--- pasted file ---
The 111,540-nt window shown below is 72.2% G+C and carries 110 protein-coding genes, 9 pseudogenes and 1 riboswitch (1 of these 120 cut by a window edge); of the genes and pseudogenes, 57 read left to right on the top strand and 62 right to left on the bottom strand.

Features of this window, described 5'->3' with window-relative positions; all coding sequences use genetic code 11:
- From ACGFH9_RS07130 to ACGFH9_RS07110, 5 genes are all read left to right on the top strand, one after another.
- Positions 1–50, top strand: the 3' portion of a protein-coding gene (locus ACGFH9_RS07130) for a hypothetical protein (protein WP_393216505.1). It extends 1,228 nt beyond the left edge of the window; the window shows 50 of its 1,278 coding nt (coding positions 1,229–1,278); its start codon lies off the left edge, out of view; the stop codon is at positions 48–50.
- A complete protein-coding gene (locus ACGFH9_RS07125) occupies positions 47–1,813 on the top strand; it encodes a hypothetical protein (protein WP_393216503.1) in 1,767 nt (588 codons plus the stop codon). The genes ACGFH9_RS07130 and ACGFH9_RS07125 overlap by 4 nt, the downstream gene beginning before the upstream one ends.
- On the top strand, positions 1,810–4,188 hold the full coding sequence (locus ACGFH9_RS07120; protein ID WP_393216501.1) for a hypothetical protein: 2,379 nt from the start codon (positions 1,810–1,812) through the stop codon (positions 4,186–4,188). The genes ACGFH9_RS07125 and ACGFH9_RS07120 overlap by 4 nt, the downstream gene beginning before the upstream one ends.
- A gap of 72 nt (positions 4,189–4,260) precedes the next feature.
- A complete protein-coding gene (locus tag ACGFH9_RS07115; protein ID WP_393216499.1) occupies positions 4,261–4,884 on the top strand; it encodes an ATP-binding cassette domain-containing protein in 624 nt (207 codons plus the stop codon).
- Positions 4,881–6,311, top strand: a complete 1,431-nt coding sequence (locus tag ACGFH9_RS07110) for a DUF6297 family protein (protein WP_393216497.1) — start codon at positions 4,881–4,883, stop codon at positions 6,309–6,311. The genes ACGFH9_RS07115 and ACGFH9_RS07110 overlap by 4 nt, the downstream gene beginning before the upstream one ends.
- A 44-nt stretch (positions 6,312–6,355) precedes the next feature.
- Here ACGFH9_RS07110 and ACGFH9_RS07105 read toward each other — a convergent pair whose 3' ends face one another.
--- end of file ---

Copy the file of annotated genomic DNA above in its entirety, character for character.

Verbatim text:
The 111,540-nt window shown below is 72.2% G+C and carries 110 protein-coding genes, 9 pseudogenes and 1 riboswitch (1 of these 120 cut by a window edge); of the genes and pseudogenes, 57 read left to right on the top strand and 62 right to left on the bottom strand.

Features of this window, described 5'->3' with window-relative positions; all coding sequences use genetic code 11:
- From ACGFH9_RS07130 to ACGFH9_RS07110, 5 genes are all read left to right on the top strand, one after another.
- Positions 1–50, top strand: the 3' portion of a protein-coding gene (locus ACGFH9_RS07130) for a hypothetical protein (protein WP_393216505.1). It extends 1,228 nt beyond the left edge of the window; the window shows 50 of its 1,278 coding nt (coding positions 1,229–1,278); its start codon lies off the left edge, out of view; the stop codon is at positions 48–50.
- A complete protein-coding gene (locus ACGFH9_RS07125) occupies positions 47–1,813 on the top strand; it encodes a hypothetical protein (protein WP_393216503.1) in 1,767 nt (588 codons plus the stop codon). The genes ACGFH9_RS07130 and ACGFH9_RS07125 overlap by 4 nt, the downstream gene beginning before the upstream one ends.
- On the top strand, positions 1,810–4,188 hold the full coding sequence (locus ACGFH9_RS07120; protein ID WP_393216501.1) for a hypothetical protein: 2,379 nt from the start codon (positions 1,810–1,812) through the stop codon (positions 4,186–4,188). The genes ACGFH9_RS07125 and ACGFH9_RS07120 overlap by 4 nt, the downstream gene beginning before the upstream one ends.
- A gap of 72 nt (positions 4,189–4,260) precedes the next feature.
- A complete protein-coding gene (locus tag ACGFH9_RS07115; protein ID WP_393216499.1) occupies positions 4,261–4,884 on the top strand; it encodes an ATP-binding cassette domain-containing protein in 624 nt (207 codons plus the stop codon).
- Positions 4,881–6,311, top strand: a complete 1,431-nt coding sequence (locus tag ACGFH9_RS07110) for a DUF6297 family protein (protein WP_393216497.1) — start codon at positions 4,881–4,883, stop codon at positions 6,309–6,311. The genes ACGFH9_RS07115 and ACGFH9_RS07110 overlap by 4 nt, the downstream gene beginning before the upstream one ends.
- A 44-nt stretch (positions 6,312–6,355) precedes the next feature.
- Here ACGFH9_RS07110 and ACGFH9_RS07105 read toward each other — a convergent pair whose 3' ends face one another.